Alternatives to Antidepressantsby Lauren Deville on Mar. 30, 2012, under Natural Medicine Tips
Depression is the most common mood disorder in the US. Medically it is treated most effectively with drugs in the classes of SSRIs (Selective Serotonin Reuptake Inhibitors), TCAs (Tricyclic Antidepressants), and occasionally MAOIs (Monoamine Oxidase Inhibitors).
Although these medications can work very well, if you’ve been on them for any length of time you probably know that there are some unpleasant side effects, including sleep disturbances, digestive disorders, sexual dysfunction, and occasionally even a worsening of depression or anxiety.
The Naturopathic Approach:
Naturopathically the first step is always to identify and eliminate the root cause if possible, and depression may result from a number of other conditions or situations.
1) Your cortisol levels may indicate whether adrenal fatigue plays a role. The clinical picture can also heavily inform whether we need to treat your adrenals.
2) Hypothyroidism can sometimes result in depression as well, so we will need to rule this out if it seems like a solid clinical possibility.
3) Exercise is critically important! If you choose one and only one (physical) therapy for your depression, this should be it. Exercise increases endorphins, or “feel good” chemicals in your brain, and helps to stabilize cortisol (see #1), among other things. It also helps you to look and feel better physically, which helps you to feel good mentally as well.
4) We will eliminate “natural” depressants from your diet, including (but not limited to) alcohol. It’s also very important for you to have adequate nutritional support from your diet, since some depression can be caused (and it can certainly be worsened) by particular nutrient deficiencies. Together we will select the most beneficial dietary alterations for you.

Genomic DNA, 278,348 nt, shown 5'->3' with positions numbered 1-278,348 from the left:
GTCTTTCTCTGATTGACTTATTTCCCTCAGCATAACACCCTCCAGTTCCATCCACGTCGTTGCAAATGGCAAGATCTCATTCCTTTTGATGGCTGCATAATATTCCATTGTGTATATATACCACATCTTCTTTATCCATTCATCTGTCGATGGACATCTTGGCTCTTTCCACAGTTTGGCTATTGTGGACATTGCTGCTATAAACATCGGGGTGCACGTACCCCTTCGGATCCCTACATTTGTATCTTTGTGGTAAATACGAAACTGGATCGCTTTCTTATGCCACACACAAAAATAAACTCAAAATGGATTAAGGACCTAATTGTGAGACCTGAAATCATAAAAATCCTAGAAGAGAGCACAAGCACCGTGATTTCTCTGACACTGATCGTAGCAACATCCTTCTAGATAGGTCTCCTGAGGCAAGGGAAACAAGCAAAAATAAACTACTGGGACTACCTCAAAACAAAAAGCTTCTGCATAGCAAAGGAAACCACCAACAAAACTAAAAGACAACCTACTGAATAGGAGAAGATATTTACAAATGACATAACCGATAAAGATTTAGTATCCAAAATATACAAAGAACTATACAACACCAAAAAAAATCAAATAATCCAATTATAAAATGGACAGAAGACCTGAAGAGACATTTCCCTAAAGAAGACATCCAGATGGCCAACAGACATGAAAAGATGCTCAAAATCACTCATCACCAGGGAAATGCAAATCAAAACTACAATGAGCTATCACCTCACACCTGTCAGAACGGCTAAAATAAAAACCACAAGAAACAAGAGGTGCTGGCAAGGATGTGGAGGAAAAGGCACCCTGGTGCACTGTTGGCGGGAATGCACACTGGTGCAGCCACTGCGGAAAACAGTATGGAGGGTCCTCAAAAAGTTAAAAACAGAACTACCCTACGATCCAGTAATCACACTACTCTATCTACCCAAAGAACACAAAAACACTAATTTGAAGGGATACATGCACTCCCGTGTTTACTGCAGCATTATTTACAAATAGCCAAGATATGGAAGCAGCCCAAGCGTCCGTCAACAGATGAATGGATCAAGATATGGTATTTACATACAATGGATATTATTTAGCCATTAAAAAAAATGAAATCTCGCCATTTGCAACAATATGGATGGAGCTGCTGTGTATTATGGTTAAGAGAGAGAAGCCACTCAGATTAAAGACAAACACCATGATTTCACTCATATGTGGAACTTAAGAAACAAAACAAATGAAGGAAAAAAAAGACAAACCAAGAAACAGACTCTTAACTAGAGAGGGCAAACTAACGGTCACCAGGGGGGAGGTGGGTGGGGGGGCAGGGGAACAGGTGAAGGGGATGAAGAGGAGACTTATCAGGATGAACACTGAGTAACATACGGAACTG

5) In some cases I test neurotransmitter levels in my patients who suffer with depression (or other neurological conditions). That way I can prescribe the specific nutritional building blocks your body needs to create new mood-enhancing neurotransmitters, as opposed to the pharmaceutical approach of blocking the breakdown of existing neurotransmitters or stimulating neurotransmitter receptors. This is generally a better choice, because pharmaceuticals may cause the body to compensate by producing fewer neurotransmitters or decreasing its number of available receptors, which creates dependency and perpetuates the problem.
6) Certain vitamins and supplements help to maintain healthy signal conduction in your brain. (If you think of #5 as building the cars, this would correspond to maintaining the highway.) There are certain botanicals and homeopathic remedies that can also be very effective for this.
Finally, I spend a good deal of time talking to my patients who struggle with depression, and together we devise techniques to help manage and improve daily symptoms. Some may be as simple as stress management techniques, but the importance of a good counselor in certain cases cannot be overstated.
Are there topics that you’d like me to cover in future articles? Email me your suggestions!
Dr Lauren Deville is board-certified to practice Naturopathic Medicine. To receive her free e-book, “Ten Nutritional Supplements Everyone Should Have,” or to receive her monthly health and wellness newsletter, please sign up at www.drlaurendeville.com.